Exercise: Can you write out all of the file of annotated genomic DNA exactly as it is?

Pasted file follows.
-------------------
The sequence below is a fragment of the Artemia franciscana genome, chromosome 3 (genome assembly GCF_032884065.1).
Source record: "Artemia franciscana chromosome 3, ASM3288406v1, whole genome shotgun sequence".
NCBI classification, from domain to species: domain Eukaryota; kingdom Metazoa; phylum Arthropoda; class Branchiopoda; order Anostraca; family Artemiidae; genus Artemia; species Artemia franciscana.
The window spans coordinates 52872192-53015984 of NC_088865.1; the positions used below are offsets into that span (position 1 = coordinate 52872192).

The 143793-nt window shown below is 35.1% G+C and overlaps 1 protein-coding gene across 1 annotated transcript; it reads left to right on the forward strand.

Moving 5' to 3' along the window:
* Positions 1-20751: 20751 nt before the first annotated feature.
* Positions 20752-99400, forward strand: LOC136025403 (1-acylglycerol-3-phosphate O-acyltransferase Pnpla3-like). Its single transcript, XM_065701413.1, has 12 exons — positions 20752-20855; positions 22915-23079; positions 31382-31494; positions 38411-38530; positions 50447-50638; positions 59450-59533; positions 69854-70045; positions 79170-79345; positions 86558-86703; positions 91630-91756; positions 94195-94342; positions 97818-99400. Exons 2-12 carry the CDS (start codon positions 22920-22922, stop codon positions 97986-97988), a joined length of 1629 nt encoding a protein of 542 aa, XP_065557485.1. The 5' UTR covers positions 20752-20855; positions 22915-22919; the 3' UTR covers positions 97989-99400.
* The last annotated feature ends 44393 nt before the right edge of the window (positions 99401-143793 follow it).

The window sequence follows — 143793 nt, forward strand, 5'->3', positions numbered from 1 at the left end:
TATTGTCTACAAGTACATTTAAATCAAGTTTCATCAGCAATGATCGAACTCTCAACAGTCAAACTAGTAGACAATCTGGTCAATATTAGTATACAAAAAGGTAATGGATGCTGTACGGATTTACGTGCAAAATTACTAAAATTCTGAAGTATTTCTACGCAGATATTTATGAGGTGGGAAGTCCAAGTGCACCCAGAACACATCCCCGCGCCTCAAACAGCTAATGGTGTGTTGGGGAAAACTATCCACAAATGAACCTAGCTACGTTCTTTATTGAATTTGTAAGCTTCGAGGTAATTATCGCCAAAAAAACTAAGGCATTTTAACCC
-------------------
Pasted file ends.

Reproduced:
The sequence below is a fragment of the Artemia franciscana genome, chromosome 3 (genome assembly GCF_032884065.1).
Source record: "Artemia franciscana chromosome 3, ASM3288406v1, whole genome shotgun sequence".
NCBI classification, from domain to species: domain Eukaryota; kingdom Metazoa; phylum Arthropoda; class Branchiopoda; order Anostraca; family Artemiidae; genus Artemia; species Artemia franciscana.
The window spans coordinates 52872192-53015984 of NC_088865.1; the positions used below are offsets into that span (position 1 = coordinate 52872192).

The 143793-nt window shown below is 35.1% G+C and overlaps 1 protein-coding gene across 1 annotated transcript; it reads left to right on the forward strand.

Moving 5' to 3' along the window:
* Positions 1-20751: 20751 nt before the first annotated feature.
* Positions 20752-99400, forward strand: LOC136025403 (1-acylglycerol-3-phosphate O-acyltransferase Pnpla3-like). Its single transcript, XM_065701413.1, has 12 exons — positions 20752-20855; positions 22915-23079; positions 31382-31494; positions 38411-38530; positions 50447-50638; positions 59450-59533; positions 69854-70045; positions 79170-79345; positions 86558-86703; positions 91630-91756; positions 94195-94342; positions 97818-99400. Exons 2-12 carry the CDS (start codon positions 22920-22922, stop codon positions 97986-97988), a joined length of 1629 nt encoding a protein of 542 aa, XP_065557485.1. The 5' UTR covers positions 20752-20855; positions 22915-22919; the 3' UTR covers positions 97989-99400.
* The last annotated feature ends 44393 nt before the right edge of the window (positions 99401-143793 follow it).

The window sequence follows — 143793 nt, forward strand, 5'->3', positions numbered from 1 at the left end:
TATTGTCTACAAGTACATTTAAATCAAGTTTCATCAGCAATGATCGAACTCTCAACAGTCAAACTAGTAGACAATCTGGTCAATATTAGTATACAAAAAGGTAATGGATGCTGTACGGATTTACGTGCAAAATTACTAAAATTCTGAAGTATTTCTACGCAGATATTTATGAGGTGGGAAGTCCAAGTGCACCCAGAACACATCCCCGCGCCTCAAACAGCTAATGGTGTGTTGGGGAAAACTATCCACAAATGAACCTAGCTACGTTCTTTATTGAATTTGTAAGCTTCGAGGTAATTATCGCCAAAAAAACTAAGGCATTTTAACCC